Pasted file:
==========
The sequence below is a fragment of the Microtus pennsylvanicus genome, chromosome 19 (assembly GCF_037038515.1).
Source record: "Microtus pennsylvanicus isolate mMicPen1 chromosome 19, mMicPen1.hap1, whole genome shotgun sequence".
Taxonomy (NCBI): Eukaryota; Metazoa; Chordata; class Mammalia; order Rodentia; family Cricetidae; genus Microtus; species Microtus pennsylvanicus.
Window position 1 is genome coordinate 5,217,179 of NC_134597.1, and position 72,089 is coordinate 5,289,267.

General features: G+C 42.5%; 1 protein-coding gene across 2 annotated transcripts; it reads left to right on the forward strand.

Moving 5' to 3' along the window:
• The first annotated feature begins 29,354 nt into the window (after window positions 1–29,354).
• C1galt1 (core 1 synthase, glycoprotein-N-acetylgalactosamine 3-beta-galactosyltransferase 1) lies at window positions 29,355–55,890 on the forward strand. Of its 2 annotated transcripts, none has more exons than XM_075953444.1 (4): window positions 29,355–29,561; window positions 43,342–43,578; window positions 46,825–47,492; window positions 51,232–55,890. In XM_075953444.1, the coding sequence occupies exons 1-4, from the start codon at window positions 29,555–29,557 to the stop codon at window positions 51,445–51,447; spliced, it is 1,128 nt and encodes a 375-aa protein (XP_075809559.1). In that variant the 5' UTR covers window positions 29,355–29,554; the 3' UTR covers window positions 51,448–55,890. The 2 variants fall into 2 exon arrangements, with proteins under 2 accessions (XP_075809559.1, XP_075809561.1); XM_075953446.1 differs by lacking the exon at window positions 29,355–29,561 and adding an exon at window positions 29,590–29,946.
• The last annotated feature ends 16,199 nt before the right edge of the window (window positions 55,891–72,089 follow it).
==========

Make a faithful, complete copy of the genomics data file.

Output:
The sequence below is a fragment of the Microtus pennsylvanicus genome, chromosome 19 (assembly GCF_037038515.1).
Source record: "Microtus pennsylvanicus isolate mMicPen1 chromosome 19, mMicPen1.hap1, whole genome shotgun sequence".
Taxonomy (NCBI): Eukaryota; Metazoa; Chordata; class Mammalia; order Rodentia; family Cricetidae; genus Microtus; species Microtus pennsylvanicus.
Window position 1 is genome coordinate 5,217,179 of NC_134597.1, and position 72,089 is coordinate 5,289,267.

General features: G+C 42.5%; 1 protein-coding gene across 2 annotated transcripts; it reads left to right on the forward strand.

Moving 5' to 3' along the window:
• The first annotated feature begins 29,354 nt into the window (after window positions 1–29,354).
• C1galt1 (core 1 synthase, glycoprotein-N-acetylgalactosamine 3-beta-galactosyltransferase 1) lies at window positions 29,355–55,890 on the forward strand. Of its 2 annotated transcripts, none has more exons than XM_075953444.1 (4): window positions 29,355–29,561; window positions 43,342–43,578; window positions 46,825–47,492; window positions 51,232–55,890. In XM_075953444.1, the coding sequence occupies exons 1-4, from the start codon at window positions 29,555–29,557 to the stop codon at window positions 51,445–51,447; spliced, it is 1,128 nt and encodes a 375-aa protein (XP_075809559.1). In that variant the 5' UTR covers window positions 29,355–29,554; the 3' UTR covers window positions 51,448–55,890. The 2 variants fall into 2 exon arrangements, with proteins under 2 accessions (XP_075809559.1, XP_075809561.1); XM_075953446.1 differs by lacking the exon at window positions 29,355–29,561 and adding an exon at window positions 29,590–29,946.
• The last annotated feature ends 16,199 nt before the right edge of the window (window positions 55,891–72,089 follow it).